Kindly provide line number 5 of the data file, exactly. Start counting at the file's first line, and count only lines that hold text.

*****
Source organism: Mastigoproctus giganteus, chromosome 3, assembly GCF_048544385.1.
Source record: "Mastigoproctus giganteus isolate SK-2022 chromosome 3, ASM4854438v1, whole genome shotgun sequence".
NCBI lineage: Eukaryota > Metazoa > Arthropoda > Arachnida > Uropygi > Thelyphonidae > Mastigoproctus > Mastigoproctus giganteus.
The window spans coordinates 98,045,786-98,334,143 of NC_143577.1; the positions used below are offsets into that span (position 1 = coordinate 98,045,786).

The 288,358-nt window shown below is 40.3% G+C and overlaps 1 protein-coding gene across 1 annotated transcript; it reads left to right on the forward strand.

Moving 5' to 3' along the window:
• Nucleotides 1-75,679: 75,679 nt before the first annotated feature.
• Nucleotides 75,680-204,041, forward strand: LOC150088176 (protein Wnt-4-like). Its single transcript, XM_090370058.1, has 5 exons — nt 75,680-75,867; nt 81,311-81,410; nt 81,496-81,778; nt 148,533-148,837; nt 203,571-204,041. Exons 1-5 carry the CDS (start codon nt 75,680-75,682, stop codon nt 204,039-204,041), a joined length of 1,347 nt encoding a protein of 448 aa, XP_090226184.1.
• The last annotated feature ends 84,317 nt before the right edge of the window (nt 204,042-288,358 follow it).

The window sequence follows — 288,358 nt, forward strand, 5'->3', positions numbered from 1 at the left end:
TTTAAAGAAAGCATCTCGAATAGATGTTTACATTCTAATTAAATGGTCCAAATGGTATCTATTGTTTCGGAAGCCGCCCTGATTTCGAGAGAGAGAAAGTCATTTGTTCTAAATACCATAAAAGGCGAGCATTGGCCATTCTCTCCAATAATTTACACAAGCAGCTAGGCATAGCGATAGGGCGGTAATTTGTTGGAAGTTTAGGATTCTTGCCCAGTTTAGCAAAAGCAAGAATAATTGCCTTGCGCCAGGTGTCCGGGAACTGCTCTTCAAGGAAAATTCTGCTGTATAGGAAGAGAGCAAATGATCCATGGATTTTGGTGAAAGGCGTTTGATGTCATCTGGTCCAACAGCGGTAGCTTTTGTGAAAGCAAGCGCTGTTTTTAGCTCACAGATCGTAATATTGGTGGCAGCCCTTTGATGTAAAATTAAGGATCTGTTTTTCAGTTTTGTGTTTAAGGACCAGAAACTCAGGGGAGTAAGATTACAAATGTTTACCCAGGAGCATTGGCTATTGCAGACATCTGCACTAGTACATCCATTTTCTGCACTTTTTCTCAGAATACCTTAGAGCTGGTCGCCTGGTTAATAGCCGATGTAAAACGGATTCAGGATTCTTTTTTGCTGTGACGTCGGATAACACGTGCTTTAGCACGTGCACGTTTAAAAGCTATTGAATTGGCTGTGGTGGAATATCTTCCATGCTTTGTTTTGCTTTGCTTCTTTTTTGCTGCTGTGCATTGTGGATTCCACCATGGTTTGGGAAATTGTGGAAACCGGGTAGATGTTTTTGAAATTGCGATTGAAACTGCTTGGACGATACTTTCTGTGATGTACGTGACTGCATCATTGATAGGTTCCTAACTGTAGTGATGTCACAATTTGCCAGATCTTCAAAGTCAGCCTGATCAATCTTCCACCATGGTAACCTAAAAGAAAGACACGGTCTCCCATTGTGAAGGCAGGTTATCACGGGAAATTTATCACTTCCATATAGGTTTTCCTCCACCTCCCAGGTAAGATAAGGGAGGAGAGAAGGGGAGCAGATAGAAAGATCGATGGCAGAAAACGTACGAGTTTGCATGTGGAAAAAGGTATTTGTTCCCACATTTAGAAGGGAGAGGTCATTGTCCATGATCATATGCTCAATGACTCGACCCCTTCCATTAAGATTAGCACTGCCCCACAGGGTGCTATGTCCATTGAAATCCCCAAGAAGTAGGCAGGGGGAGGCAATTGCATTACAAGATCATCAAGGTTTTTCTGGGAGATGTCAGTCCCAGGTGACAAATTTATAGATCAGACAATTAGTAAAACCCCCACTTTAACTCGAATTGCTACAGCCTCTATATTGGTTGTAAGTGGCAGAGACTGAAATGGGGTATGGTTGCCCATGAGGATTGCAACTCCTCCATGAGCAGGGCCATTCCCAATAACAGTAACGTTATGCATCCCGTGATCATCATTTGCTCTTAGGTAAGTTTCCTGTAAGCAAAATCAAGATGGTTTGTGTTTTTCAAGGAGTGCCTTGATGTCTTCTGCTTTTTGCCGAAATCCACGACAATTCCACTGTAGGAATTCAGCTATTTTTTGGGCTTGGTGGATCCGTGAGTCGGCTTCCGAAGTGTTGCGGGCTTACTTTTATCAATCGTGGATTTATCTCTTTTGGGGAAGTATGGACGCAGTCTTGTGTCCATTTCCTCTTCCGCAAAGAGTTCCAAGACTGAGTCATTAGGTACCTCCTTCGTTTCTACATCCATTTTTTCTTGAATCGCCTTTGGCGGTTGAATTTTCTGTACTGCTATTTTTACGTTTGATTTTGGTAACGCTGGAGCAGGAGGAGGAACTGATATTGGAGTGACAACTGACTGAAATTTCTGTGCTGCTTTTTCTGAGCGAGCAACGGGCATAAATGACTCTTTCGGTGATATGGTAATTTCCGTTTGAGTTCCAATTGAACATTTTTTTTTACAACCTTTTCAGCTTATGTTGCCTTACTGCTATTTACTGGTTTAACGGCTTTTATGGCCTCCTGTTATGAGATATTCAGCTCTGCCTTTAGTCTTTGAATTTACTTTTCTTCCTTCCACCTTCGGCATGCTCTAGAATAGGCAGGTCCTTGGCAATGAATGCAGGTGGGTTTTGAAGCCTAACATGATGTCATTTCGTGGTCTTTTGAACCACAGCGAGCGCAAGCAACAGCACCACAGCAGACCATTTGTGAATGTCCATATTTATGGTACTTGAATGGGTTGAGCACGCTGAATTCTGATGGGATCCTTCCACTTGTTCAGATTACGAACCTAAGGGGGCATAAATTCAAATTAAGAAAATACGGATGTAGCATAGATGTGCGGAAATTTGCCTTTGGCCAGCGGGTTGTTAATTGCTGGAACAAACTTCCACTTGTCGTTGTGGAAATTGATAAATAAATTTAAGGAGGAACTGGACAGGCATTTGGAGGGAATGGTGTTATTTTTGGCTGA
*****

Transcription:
The 288,358-nt window shown below is 40.3% G+C and overlaps 1 protein-coding gene across 1 annotated transcript; it reads left to right on the forward strand.